The attraction opened on September 18, 1986 in the Tomorrowland section of the theme park. It closed on April 7, 1997 to make way for Honey, I Shrunk the Audience. It then returned on February 23, 2010 replacing Honey, I Shrunk the Audience as Captain EO Tribute.
The attraction opened on March 20, 1987 in the Tomorrowland area of the park. It then closed on September 1, 1996 to make way for Honey, I Shrunk the Audience. It returned on July 1, 2010 in place of Honey, I Shrunk the Audience. It closed on June 30, 2014 and was replaced by Stitch Encounter on July 17, 2015.
The movie tells the story of Captain Eo and the ragtag crew of his spaceship on a mission to deliver a gift to the Supreme Leader, an alien queen ruling over a world of rotting, twisted metal and steaming vents. Captain EO's alien crew consists of his small flying sidekick Fuzzball, the double-headed navigator and pilot Idee & Odee, robotic security officer Major Domo, small robot Minor Domo (who fits like a module into Major Domo) and the clumsy elephant-like shipmate Hooter (Tony Cox) who always manages to blunder the crew's missions.
Upon arriving on the planet, the crew is captured and sentenced to be tortured. Before being sent away, EO tells the Supreme Leader (Anjelica Huston) that he sees the beauty hidden within her and that he brings her the key to unlock it: his song.
The two robot members of the crew transform into music instruments and the crew members begin to play the various instruments. As Hooter runs toward his instrument, he trips over EO's cape and breaks his instrument, stopping the music. The spell broken, the Supreme Leader orders her guards to capture EO and his crew.
Hooter manages to repair his instrument and sends out a blast of music, providing EO with the power to throw off the guards. He uses his power to transform the dark hulking guards into agile dancers who fall into step behind him for a dance number. As EO presses forward toward the Supreme Leader, she unleashes her Whip Warriors (two cybernetic defenders, each with a whip and shield that can deflect EO's powers).
The others all run away, leaving EO to fight the Whip Warriors alone. EO is trapped by a closing gate and is preparing for a last stand as both of the Whip Warriors draw their whips back for a final blow. Fuzzball drops his instrument and speedily flies over to tie the two whips together, causing the Whip Warriors to be thrown off balance, giving EO an opportunity to transform them as well. With no further obstacles, EO uses his power to transform the Supreme Leader into a beautiful woman, her lair into a peaceful Greek temple and the planet into a verdant paradise.
A celebration breaks out as EO and his crew triumphantly exit and fly off into space.
Captain EO was a pioneer of the current wave of 4-D films in which the special effects extend into the auditorium with the audience. Effects included lasers shooting over the audience, laser impacts on the walls of the theater, smoke effects, and starfields that filled the theater. These effects resulted in the 17-minute film, costing an estimated $17 to $30 million dollars to produce. At the time the most expensive film ever produced on a per-minute basis due.
The story was adapted in the comic book Eclipse 3-D Special #18.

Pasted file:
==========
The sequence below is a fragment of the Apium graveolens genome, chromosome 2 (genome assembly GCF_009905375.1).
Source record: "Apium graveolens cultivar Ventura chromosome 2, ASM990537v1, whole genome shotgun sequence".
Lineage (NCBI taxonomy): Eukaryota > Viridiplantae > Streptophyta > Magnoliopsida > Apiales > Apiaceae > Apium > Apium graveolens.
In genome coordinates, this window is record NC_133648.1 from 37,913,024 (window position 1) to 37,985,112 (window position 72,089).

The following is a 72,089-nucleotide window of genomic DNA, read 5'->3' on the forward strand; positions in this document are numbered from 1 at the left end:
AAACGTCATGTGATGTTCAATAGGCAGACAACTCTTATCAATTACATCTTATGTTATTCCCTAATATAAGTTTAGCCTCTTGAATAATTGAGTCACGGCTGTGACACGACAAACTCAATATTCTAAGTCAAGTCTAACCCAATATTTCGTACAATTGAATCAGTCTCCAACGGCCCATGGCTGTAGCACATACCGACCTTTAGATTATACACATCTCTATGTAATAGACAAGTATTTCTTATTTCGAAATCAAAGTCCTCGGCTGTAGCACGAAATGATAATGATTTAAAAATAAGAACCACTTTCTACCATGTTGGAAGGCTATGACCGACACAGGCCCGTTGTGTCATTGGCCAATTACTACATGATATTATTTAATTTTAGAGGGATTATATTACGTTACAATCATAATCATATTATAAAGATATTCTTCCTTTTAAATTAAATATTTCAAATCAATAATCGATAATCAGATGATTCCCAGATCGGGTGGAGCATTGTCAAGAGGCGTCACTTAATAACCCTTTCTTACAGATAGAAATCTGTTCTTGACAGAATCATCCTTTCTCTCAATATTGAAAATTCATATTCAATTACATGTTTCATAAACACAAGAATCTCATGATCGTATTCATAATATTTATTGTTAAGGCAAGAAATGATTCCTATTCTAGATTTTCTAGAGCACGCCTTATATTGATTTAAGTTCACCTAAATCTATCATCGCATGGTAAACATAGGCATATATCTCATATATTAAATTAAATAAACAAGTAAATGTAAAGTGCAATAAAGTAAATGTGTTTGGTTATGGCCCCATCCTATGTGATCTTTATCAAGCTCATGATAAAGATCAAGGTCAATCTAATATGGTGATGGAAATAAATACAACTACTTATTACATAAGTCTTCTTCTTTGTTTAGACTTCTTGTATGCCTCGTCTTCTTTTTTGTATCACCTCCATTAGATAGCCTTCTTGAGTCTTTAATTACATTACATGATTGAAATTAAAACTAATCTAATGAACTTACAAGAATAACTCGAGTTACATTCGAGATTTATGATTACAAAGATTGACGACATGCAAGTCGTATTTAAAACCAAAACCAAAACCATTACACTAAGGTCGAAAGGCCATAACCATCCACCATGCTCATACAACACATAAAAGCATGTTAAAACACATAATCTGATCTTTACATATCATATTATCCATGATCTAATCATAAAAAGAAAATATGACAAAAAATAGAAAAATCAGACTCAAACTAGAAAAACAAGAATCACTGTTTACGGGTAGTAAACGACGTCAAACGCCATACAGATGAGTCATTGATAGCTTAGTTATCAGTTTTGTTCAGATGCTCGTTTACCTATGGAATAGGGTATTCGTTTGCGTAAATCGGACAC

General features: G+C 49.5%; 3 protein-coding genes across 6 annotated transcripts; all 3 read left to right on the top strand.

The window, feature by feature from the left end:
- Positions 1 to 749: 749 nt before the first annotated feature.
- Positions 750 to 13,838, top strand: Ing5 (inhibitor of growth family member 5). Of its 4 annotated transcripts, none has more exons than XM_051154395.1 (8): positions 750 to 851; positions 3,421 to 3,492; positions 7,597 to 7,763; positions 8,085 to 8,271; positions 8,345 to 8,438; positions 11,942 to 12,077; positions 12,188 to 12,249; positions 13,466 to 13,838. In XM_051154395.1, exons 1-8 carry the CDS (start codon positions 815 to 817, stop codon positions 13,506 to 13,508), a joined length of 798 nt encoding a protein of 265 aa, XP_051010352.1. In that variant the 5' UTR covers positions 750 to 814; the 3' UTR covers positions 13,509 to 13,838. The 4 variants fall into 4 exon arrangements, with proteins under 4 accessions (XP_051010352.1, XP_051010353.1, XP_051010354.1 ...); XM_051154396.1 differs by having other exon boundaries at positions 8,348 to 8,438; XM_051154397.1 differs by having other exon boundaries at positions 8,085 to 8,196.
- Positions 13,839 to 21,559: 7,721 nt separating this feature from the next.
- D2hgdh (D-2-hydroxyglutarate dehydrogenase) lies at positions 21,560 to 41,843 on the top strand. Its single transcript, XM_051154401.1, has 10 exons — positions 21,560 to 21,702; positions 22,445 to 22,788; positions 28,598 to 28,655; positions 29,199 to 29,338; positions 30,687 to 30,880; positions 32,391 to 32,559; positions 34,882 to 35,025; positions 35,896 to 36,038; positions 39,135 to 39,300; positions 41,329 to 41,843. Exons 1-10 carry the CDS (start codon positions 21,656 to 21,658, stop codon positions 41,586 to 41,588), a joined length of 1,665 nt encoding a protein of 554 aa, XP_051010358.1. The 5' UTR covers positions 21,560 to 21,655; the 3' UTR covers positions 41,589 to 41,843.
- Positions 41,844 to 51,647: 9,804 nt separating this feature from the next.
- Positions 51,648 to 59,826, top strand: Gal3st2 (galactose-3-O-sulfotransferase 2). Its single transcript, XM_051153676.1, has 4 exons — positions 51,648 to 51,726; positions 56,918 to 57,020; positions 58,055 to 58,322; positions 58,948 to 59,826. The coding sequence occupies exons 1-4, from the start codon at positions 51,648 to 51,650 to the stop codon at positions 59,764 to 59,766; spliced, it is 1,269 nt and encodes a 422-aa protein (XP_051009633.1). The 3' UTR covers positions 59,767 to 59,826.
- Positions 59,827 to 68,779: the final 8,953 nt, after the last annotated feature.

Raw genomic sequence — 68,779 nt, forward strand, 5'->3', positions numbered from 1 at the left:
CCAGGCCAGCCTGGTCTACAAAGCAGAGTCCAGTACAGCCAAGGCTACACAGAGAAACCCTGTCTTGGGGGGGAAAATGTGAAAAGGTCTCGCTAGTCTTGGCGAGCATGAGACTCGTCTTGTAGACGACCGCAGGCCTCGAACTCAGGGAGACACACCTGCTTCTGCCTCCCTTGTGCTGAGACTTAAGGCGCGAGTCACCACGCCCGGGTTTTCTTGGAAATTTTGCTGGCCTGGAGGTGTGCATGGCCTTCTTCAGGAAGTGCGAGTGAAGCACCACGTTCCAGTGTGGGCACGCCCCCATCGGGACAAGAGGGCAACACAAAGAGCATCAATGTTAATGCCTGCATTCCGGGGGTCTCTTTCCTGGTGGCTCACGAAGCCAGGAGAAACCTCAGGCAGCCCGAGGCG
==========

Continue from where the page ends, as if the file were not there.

Kahea Bright • Donald Devoux • Cameron English • Bruno Falcon • Eric D. Henderson
Hugo Huizar • Evelyne Jezej • Ben Lokey • Lezlie Mogell • Stephen Nicholas
Mary Ann Hermansen • Beverly Shofner • Timothy Solomon • Kevin Bender
Janeen Damian • Derrick Brice • Bill Burns • Alex Cole • Dennis Daniels
Felix Montano • Tony Fields • Forrest Gardner • Barry Lather • Reggie O'Gwin
Smith Wordes • Michelle Rudy • Darrel W. Wright • Timothy Scott
James 'Jazzy' Everett • Bobby Walker • Paul Scott Adamo • Doug Benson
Sheila Best • Gabriel Bologna • Renee Collette
The design of the Borg Queen from Star Trek: First Contact was influenced by the Supreme Leader.
The logo design for Captain EO inspired the logo for 1980s computer games company Electric Dreams Software.
The costume for Hooter is believed to be based on Max Rebo, from Return of the Jedi, because George Lucas produced Captain EO.
The Sega video game Space Channel 5 makes reference to Captain EO: it includes a singing, dancing character, named Space Michael Jackson (voiced by Michael Jackson himself) whose in-game biography card reveals that he'd previously saved the world with his singing and dancing.
No doubt due to the high cost of the 3D process limiting the ability to reshoot scenes, the film contains a number of continuity errors such as props moving location between shots and Jackson's jacket buttoning and unbuttoning instantaneously. There are also some effects errors such as the small robot puppet being seen on the stick that supports him. At one point, Huston's legs can be seen extending behind her as she is suspended above the set.
In the summer of 2009, fan sites such as MiceAge reported that Captain EO would be returning for Disneyland's Halloween Time, but was then postponed until January 2010. At D23 Expo, Bob Iger dispelled the rumors, saying there are no definite plans to bring back the attraction.
On December 18, 2009 (6 months after the death of Michael Jackson), it was announced in the Disney Parks media blog that Captain EO would indeed be making a comeback in February 2010. The announcement was made by Heather Hurst Rivera, Manager of Print and Social Media for the Disneyland Resort.